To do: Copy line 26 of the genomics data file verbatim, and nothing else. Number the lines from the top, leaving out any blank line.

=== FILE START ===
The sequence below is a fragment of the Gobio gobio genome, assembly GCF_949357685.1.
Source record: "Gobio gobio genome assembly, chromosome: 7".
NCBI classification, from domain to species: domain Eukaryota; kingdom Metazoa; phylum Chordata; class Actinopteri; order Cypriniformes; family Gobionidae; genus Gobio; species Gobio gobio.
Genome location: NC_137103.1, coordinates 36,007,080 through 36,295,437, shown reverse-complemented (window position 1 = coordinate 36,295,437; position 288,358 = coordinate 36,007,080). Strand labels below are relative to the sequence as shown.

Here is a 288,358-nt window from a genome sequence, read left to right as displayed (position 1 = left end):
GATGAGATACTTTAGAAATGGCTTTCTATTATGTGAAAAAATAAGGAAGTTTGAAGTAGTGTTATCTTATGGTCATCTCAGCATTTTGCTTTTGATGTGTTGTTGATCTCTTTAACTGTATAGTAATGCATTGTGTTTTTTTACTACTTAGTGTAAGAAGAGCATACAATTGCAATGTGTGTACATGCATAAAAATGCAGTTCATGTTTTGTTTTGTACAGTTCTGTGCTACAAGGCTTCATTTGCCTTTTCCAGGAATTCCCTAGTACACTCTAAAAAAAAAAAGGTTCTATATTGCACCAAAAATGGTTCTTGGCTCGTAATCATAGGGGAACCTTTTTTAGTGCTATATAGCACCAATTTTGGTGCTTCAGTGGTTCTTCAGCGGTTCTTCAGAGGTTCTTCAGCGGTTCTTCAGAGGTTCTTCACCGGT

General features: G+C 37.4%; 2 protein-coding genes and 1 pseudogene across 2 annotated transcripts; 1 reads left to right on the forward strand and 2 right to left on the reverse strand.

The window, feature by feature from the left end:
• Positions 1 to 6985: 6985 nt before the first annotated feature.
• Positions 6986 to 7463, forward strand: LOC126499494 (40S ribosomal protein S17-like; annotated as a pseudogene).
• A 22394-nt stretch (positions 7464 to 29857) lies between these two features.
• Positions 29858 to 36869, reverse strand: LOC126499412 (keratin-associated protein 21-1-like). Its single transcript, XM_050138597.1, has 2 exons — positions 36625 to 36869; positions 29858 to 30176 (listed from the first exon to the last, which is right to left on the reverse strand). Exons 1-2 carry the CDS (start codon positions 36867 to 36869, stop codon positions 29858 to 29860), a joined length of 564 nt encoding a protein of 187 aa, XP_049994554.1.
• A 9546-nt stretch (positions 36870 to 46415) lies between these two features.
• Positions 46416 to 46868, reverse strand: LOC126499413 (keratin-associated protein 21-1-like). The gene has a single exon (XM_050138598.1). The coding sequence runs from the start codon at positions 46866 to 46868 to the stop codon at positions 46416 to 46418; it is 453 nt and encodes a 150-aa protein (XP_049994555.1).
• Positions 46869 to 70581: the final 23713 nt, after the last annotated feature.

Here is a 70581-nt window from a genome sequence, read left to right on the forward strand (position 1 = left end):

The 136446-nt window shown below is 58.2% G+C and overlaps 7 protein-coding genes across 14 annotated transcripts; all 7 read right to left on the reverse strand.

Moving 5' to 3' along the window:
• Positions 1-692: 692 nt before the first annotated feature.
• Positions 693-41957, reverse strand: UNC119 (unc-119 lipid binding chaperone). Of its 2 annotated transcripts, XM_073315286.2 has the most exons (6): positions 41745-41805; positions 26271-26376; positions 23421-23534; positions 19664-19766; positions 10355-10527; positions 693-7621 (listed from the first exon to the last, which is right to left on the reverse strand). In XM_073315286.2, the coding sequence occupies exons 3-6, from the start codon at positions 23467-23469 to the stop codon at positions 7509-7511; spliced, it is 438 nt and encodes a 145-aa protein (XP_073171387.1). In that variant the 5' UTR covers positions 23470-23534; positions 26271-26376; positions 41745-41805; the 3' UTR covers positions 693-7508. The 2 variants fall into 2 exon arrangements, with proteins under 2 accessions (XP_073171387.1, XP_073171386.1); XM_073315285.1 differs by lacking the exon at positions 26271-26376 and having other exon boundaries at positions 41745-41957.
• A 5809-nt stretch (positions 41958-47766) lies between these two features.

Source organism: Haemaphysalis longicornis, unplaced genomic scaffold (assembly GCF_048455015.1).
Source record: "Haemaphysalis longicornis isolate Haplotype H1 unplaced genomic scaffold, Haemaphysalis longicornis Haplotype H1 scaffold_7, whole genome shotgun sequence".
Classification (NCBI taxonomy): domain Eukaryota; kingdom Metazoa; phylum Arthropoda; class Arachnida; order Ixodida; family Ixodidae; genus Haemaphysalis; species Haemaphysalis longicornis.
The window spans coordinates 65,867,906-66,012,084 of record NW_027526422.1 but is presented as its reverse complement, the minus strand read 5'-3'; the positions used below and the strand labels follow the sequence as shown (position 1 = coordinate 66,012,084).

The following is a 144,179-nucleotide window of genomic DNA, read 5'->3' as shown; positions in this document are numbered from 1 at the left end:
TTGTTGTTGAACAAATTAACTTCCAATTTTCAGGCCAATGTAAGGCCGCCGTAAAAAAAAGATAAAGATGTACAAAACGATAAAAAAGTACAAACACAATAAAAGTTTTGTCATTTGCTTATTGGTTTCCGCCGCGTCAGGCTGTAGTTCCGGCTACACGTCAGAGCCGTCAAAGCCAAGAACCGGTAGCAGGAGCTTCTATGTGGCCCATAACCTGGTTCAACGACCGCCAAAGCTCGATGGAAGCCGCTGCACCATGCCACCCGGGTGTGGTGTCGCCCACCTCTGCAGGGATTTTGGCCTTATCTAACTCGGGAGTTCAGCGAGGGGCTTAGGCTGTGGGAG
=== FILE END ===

The following is a 144,179-nucleotide window of genomic DNA, read 5'->3' as shown; positions in this document are numbered from 1 at the left end: